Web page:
Data collection procedures and analysis

The database for this study is the AFP surveillance case-based database obtained from the WHO Kenya country office upon justified request. The database was retrieved in Microsoft (MS) Office Access file format. Statistical data analysis was conducted using Epi-Info statistical software (version 7; CDC, Atlanta, United States) and Quantum GIS (version 3.4.1) was used for spatial analysis. Descriptive analyses were performed to describe the epidemiology of reported AFP cases in Kenya and statistics based on the WHO recommended performance indicators for AFP surveillance were generated [28]. Mapping was done to visualize surveillance performance and distribution of AFP cases by location. Results of the study are presented in the form of tables and maps.


Demographic characteristics and clinical history

A total of 1706 cases of AFP and 160 contacts were reported from children under 15 years of age from 2016 to 2018. The mean age of children was 5.17 years (+ 4.6 years) and children under five accounted for 1085 (63.6%). The male to female ratio is s 1:1.2. However, data on sex for 22 (1.3%) AFP cases was missing (Table 1). None of the detected cases was classified as poliomyelitis, but the NPEC classified 23 (1.35%) AFP cases as polio compatible according to the WHO virological classification flowchart [28] (Fig. 2).

Table 1 Demographic characteristics, vaccination and clinical history of AFP cases, Kenya, 2016–2018
Fig. 2

Spatial distribution of AFP cases by final virological classification, Kenya, 2016–2018

Table 1 shows that sudden onset of paralysis was reported in 904 (53.0%) of the AFP cases, paralysis progression within 3 days of onset in 976 (57.2%) cases, and 1099 (64.5%) AFP cases reported fever at the onset of paralysis. Majority of the cases (88.1%) had received the recommended three and above doses of OPV (Table 1). One hundred sixty AFP contacts were identified and stool specimens collected from them.

AFP surveillance performance

The mean NP-AFP rate during the study period was 2.87 per 100,000 children under 15 years; 2.95/ 100, 000 in 2016, 2.31/ 100,000 in 2017 and 3.33/ 100,000 in 2018 (Fig. 3). The sub-national mean NP-AFP rate ranged from 1.07/ 100,000 in Lamu county to 8.54/ 100,000 in Garissa county. Of the total 47 counties, 35 (74.5%) met the WHO minimum target of 2/ 100,000 children under 15 years (Fig. 4). Overall, a 20% increment was observed in the number of AFP cases detected between 2016 and 2018 at national level. Despite this progress at the national level, a declining trend was observed in Homa-Bay, Kwale, Makueni, Nyamira, Vihiga, Uasin-Gishu, Turkana, Trans-Nzoia, Samburu and Nyeri counties.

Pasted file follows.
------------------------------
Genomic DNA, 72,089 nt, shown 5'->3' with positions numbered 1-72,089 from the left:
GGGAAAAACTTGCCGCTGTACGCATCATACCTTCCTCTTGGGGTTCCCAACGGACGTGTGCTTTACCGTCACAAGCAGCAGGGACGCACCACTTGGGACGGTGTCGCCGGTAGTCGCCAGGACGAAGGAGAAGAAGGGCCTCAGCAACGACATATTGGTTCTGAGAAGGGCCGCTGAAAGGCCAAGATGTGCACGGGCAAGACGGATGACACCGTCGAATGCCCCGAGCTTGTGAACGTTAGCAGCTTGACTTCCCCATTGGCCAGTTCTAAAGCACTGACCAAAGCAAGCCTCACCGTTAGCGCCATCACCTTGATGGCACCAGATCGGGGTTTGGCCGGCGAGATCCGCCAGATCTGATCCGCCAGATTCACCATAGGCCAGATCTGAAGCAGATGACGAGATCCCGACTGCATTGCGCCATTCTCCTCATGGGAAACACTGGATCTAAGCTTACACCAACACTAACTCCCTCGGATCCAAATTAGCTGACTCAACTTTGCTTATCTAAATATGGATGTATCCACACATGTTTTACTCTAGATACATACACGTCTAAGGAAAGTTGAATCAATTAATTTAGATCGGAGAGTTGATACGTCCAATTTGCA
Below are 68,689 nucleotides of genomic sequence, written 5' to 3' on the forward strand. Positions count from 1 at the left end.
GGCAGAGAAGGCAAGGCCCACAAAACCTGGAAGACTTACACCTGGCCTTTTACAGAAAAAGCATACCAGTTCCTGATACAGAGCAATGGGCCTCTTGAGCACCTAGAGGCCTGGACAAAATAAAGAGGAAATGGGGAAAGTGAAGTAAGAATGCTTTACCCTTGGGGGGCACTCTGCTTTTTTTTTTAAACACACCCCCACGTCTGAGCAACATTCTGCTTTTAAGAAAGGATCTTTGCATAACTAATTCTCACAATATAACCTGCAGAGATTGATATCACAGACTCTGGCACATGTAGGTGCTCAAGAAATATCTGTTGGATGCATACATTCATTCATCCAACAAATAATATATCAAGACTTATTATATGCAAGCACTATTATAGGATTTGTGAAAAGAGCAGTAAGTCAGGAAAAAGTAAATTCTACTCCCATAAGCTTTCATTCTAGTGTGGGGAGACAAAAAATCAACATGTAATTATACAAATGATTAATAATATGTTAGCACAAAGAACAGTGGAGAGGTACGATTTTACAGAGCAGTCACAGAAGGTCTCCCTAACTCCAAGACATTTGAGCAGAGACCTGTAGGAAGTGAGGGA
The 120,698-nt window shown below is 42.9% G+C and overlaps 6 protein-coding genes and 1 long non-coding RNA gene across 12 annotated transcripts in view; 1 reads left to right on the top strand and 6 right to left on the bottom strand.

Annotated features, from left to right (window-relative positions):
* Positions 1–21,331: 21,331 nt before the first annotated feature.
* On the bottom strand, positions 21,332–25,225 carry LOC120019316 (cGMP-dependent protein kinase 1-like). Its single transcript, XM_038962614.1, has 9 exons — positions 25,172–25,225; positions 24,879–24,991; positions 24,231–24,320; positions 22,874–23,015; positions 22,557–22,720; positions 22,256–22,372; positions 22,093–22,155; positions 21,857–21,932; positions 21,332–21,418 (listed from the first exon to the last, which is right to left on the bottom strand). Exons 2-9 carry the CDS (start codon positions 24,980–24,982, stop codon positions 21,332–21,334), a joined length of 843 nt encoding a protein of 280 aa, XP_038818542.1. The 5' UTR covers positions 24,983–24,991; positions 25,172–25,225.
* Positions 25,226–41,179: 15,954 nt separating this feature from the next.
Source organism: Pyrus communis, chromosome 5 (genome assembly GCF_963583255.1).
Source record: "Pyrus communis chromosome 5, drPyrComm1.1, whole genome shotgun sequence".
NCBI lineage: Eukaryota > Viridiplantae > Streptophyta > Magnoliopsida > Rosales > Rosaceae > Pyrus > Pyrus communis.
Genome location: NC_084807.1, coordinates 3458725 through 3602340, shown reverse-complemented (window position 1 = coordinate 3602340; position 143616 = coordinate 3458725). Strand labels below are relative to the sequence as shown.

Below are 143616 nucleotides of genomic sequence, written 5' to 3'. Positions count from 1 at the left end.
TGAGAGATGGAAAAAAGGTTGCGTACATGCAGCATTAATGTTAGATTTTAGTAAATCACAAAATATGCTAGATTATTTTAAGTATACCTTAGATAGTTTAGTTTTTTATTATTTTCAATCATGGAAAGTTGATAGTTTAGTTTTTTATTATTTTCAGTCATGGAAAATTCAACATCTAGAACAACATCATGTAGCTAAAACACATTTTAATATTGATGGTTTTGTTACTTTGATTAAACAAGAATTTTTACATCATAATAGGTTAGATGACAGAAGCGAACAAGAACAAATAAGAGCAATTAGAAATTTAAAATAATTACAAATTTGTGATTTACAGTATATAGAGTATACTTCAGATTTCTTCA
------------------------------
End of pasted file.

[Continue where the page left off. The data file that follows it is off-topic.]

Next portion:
Fig. 3

Mean NP-AFP rate and stool adequacy, Kenya, 2016–2018

Fig. 4

Mean NP-AFP rate by county, Kenya, 2016–2018

Between 2016 and 2018, adequate stool specimens were collected for 1512 (88.6%) AFP cases. The proportion of AFP cases with adequate stool specimens was constantly above the minimum target of 80% and above nationally, 88.2% in 2016, 87.2% in 2017 and 90.0% in 2018 (Fig. 3). Sub-national mean proportion of adequate specimens ranged from 66.7% in Lamu to 100.0% in Kericho, Kwale, Samburu, Tana-River and Tharaka-Nithi counties. On average, 7 (14.9%) counties; Lamu, West-Pokot, Marsabit, Turkana, Siaya, Garissa and Busia, failed to meet the minimum target of > 80% and above (Fig. 5) during the study period.

Fig. 5

Mean stool adequacy by county, Kenya, 2016–2018

On average, more than half (66.0%) of the counties in Kenya achieved targets for the combined AFP surveillance performance indicator (NP-AFP rate and stool adequacy) during the period reviewed. Whilst most of the remaining counties had achieved the set targets for one of the key surveillance indicators, Lamu, West-Pokot and Marsabit failed on both key surveillance indicators on average during the study period (Fig. 6).

Fig. 6

Mean combined NP-AFP rate and stool adequacy, Kenya, 2016–2018


The present study aimed to describe AFP surveillance performance in Kenya from 2016 to 2018 based on the WHO recommended performance indicators for AFP surveillance. It demonstrated the mean national performance disaggregated by counties and provided evidence on performance of key AFP surveillance indicators improved markedly throughout the study periods.